By Tennessee Williams
Directed by David Kaplan
As part of Naked July Art Stripped Down
At National Pastime Theater
Unique lost Tennessee Williams one act is riveting
Tennessee Williams’ 1960 one-act play, rediscovered in 1991, is presented as part of National Pastime Theater’s Naked July Art Stripped Down event dedicated to showing off the beauty of the human body. Williams’ provocative work is a translation of Japanese Noh drama into performance art. The text is subtitled “An Occidental Noh Play,” but it also echoes the practices of the Japanese group of painters and sculptors who call themselves the Gutai. As in Gutai works, in The Day On Which A man Dies paintings are created and destroyed in the course of a performance, the bodies of the performers are painted, and the setting is made of paper.
This work was a triumph of emotions for Jeff Christian (The Man) who plays the agonized, drunken American painter frustrated with his lost creative force. Christian was outstanding as was his lover of 11 years, Jennie Moreau (The Woman). Picture a man naked except for a G-string, covered in red/yellow paint, using spry paint on himself and his canvas in a desperate attempt to regain his creative muse. He is drunk, nasty and deeply depressed. He argues with his lover as she asks what is her legal status with him after 11 years as his lover in light of his stating that his is shortly going to die.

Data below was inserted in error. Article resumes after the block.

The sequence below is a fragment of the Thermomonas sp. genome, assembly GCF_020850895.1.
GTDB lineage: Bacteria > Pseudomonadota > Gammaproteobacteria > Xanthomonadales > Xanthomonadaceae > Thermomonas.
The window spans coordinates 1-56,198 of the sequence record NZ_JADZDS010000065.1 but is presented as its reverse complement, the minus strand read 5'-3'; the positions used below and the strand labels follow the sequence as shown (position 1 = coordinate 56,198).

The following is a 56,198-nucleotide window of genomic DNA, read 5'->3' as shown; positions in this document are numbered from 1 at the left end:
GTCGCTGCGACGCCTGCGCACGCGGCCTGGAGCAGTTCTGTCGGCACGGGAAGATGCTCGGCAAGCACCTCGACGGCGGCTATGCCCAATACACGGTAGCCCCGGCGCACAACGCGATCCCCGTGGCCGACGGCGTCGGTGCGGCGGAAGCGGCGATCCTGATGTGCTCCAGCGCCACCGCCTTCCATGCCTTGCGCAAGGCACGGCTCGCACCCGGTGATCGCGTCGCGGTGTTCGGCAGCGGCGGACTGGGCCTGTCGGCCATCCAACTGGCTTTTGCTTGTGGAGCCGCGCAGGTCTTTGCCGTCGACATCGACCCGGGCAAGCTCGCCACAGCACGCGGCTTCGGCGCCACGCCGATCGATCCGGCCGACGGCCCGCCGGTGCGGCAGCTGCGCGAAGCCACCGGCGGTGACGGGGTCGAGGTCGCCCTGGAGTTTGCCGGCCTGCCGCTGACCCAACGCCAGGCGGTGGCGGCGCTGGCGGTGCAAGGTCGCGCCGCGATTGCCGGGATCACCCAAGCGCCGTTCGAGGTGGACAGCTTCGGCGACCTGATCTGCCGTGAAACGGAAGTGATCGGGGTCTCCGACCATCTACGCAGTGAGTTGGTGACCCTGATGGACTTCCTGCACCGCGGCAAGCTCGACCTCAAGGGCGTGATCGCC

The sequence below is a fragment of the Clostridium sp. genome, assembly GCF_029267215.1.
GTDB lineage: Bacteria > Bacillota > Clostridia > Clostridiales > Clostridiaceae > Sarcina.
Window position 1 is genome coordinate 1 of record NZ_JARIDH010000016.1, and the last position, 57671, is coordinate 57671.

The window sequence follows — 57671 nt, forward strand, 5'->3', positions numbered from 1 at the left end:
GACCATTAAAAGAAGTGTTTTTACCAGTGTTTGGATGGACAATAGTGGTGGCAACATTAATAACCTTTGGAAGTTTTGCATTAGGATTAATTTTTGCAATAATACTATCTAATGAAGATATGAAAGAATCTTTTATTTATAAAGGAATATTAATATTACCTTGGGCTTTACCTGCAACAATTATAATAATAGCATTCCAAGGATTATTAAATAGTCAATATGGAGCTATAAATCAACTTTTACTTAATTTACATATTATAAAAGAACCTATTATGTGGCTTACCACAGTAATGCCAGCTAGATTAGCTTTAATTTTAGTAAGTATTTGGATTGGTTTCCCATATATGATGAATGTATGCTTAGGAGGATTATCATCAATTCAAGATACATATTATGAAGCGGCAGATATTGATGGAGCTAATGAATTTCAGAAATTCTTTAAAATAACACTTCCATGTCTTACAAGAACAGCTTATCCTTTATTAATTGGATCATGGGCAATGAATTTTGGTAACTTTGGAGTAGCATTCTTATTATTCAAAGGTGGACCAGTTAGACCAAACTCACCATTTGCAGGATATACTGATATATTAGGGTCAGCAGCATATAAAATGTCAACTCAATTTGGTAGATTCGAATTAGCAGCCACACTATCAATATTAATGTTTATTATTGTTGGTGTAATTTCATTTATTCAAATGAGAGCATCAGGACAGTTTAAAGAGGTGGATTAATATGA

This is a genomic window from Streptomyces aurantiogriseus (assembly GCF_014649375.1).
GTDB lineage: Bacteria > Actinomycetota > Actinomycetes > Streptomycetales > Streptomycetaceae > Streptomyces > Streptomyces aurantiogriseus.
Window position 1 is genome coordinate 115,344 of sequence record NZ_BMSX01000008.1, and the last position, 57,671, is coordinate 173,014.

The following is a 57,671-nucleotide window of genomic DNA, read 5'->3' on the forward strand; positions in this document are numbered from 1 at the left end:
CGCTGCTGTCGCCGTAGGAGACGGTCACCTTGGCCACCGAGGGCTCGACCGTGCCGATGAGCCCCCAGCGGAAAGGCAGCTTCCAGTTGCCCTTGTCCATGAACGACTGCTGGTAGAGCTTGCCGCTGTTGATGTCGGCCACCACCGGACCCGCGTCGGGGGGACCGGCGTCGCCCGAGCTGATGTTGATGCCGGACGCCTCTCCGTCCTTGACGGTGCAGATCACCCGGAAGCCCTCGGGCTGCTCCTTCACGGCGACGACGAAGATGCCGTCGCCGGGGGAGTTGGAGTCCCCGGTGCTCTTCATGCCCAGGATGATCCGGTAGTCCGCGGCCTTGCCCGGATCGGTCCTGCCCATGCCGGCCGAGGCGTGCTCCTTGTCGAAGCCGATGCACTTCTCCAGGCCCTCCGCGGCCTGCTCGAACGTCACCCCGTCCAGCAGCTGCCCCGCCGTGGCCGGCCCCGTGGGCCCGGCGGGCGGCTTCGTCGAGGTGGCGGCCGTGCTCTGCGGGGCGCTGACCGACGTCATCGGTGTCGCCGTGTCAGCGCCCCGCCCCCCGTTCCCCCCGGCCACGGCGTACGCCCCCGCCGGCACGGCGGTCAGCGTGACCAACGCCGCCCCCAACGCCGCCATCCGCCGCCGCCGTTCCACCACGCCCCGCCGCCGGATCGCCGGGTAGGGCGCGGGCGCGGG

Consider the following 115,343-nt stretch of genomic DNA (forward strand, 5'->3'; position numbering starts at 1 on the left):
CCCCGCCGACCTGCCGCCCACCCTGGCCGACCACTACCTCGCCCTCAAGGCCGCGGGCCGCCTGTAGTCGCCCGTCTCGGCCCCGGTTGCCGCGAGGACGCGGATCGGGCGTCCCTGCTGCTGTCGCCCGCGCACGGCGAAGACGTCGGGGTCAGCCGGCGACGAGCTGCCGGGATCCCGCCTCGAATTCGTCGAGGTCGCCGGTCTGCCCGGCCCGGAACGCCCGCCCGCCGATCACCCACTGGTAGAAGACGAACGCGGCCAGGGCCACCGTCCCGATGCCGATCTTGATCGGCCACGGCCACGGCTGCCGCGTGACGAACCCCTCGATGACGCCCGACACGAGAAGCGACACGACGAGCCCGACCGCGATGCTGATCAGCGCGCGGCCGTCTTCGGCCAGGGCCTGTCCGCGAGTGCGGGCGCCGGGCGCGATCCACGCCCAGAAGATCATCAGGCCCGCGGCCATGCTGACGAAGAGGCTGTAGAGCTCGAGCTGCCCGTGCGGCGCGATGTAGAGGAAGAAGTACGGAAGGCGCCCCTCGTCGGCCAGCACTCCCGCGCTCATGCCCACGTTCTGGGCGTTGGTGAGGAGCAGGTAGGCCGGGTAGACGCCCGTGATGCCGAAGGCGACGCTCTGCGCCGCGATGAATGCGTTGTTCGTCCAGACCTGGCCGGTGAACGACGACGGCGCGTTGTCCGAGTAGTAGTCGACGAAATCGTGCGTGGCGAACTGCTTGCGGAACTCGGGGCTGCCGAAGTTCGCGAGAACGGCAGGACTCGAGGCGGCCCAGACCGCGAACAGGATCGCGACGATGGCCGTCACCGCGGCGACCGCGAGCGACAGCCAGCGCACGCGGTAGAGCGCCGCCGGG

Williams was strongly influenced when his friend, Jackson Pollack and his Japanese writer friend Yukio Mishima both committed “inspirational” suicides. This play demonstrates Williams’ deep haunting from his friends untimely deaths. He deftly explores the frenzied hunt an artist makes while trying to find new means of expression. David Kaplan’s production is deep, haunting and most disturbing while capturing the essence of Noh drama and Gutai practices. It is a fantasia on the demise of Jackson Pollack. It is like no other Tennessee Williams play I’ve witnessed. It is worth seeing.
At National Pastime Theater, 4139 N. Broadway, Chicago, IL, Call 773-327-7077, tickets $20, Fridays & Saturdays at 8 pm, running time is 85 minutes without intermission, through August 1, 2009